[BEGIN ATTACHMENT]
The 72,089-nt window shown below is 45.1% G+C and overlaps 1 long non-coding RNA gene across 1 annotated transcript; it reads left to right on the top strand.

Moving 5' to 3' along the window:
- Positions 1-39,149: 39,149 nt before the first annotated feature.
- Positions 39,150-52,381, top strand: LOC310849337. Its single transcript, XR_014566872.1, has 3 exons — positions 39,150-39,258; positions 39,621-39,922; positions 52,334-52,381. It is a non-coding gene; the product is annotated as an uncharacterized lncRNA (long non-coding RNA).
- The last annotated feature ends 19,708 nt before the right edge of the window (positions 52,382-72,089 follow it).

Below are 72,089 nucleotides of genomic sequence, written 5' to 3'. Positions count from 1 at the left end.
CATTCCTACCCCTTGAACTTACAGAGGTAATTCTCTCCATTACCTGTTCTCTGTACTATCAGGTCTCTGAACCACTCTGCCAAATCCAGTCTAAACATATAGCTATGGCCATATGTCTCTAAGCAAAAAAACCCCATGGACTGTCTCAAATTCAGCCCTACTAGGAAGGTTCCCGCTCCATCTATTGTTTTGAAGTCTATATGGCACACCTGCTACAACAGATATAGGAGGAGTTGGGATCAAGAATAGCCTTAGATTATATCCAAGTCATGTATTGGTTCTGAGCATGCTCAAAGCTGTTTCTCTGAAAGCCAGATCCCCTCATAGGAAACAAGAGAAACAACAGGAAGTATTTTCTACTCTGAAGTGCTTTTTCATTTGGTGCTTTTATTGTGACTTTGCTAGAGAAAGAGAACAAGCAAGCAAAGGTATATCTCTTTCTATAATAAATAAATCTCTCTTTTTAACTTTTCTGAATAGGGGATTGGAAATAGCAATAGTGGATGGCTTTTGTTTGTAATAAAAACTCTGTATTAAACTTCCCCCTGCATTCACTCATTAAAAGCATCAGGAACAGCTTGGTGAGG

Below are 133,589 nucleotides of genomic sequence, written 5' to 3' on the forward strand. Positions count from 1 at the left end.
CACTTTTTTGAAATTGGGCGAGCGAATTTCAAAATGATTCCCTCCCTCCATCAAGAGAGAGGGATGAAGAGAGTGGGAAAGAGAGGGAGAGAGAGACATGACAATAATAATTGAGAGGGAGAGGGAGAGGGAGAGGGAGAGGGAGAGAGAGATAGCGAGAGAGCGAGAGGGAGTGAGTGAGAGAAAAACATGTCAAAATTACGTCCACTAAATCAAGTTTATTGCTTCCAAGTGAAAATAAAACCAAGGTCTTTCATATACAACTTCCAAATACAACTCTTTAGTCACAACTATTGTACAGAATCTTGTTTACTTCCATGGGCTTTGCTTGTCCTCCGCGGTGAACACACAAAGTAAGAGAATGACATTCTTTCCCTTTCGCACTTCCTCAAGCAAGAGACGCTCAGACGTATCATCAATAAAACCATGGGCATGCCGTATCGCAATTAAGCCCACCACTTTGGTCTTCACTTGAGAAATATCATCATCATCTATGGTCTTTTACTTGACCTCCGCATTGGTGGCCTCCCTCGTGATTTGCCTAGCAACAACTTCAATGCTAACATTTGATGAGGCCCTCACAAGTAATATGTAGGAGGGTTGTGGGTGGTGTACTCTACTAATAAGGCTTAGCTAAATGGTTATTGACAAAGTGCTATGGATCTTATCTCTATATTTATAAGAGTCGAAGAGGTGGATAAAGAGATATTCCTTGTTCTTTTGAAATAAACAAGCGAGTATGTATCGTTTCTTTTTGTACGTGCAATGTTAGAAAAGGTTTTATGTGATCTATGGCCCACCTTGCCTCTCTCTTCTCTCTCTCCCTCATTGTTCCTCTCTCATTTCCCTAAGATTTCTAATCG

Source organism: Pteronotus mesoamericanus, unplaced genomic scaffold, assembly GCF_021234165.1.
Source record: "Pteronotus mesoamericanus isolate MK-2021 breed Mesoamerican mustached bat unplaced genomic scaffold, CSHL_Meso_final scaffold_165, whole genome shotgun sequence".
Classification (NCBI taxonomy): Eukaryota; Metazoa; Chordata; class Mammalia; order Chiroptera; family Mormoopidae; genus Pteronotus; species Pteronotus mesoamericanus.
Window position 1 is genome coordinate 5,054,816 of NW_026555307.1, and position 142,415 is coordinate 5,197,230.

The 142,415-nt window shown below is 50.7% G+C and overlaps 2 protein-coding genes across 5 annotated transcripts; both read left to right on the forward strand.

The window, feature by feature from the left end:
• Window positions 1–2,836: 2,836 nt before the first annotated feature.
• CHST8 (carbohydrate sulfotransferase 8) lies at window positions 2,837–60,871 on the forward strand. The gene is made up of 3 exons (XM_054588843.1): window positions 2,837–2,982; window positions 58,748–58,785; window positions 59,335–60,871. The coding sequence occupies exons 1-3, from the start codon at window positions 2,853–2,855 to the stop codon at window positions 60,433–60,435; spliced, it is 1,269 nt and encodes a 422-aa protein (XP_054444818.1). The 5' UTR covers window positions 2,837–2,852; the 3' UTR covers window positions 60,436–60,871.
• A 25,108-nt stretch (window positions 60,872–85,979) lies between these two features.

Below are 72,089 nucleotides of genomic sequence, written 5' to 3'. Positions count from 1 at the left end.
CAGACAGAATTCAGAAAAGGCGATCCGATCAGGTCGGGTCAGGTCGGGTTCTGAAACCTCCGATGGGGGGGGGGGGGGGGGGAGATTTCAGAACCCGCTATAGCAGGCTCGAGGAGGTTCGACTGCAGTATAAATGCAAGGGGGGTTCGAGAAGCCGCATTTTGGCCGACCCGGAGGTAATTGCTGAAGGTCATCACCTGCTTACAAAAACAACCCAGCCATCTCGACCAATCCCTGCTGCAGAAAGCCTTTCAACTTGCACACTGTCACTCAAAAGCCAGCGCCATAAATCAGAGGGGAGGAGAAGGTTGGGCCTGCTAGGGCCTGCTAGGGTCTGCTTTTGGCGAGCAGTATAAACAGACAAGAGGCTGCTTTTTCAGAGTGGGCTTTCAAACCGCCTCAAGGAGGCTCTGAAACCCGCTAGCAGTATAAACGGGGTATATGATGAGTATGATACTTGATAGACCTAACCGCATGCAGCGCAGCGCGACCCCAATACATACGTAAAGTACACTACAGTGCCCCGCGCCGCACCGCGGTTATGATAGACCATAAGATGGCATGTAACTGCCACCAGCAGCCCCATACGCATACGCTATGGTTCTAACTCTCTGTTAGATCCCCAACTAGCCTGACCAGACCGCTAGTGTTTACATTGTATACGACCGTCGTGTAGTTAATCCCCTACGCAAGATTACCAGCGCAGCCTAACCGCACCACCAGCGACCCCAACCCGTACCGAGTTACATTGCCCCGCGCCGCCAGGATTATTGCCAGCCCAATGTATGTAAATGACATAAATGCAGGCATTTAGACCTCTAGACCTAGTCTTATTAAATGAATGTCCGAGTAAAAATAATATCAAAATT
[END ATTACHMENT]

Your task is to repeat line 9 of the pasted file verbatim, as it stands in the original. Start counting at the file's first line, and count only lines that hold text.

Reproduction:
CACTTTTTTGAAATTGGGCGAGCGAATTTCAAAATGATTCCCTCCCTCCATCAAGAGAGAGGGATGAAGAGAGTGGGAAAGAGAGGGAGAGAGAGACATGACAATAATAATTGAGAGGGAGAGGGAGAGGGAGAGGGAGAGGGAGAGAGAGATAGCGAGAGAGCGAGAGGGAGTGAGTGAGAGAAAAACATGTCAAAATTACGTCCACTAAATCAAGTTTATTGCTTCCAAGTGAAAATAAAACCAAGGTCTTTCATATACAACTTCCAAATACAACTCTTTAGTCACAACTATTGTACAGAATCTTGTTTACTTCCATGGGCTTTGCTTGTCCTCCGCGGTGAACACACAAAGTAAGAGAATGACATTCTTTCCCTTTCGCACTTCCTCAAGCAAGAGACGCTCAGACGTATCATCAATAAAACCATGGGCATGCCGTATCGCAATTAAGCCCACCACTTTGGTCTTCACTTGAGAAATATCATCATCATCTATGGTCTTTTACTTGACCTCCGCATTGGTGGCCTCCCTCGTGATTTGCCTAGCAACAACTTCAATGCTAACATTTGATGAGGCCCTCACAAGTAATATGTAGGAGGGTTGTGGGTGGTGTACTCTACTAATAAGGCTTAGCTAAATGGTTATTGACAAAGTGCTATGGATCTTATCTCTATATTTATAAGAGTCGAAGAGGTGGATAAAGAGATATTCCTTGTTCTTTTGAAATAAACAAGCGAGTATGTATCGTTTCTTTTTGTACGTGCAATGTTAGAAAAGGTTTTATGTGATCTATGGCCCACCTTGCCTCTCTCTTCTCTCTCTCCCTCATTGTTCCTCTCTCATTTCCCTAAGATTTCTAATCG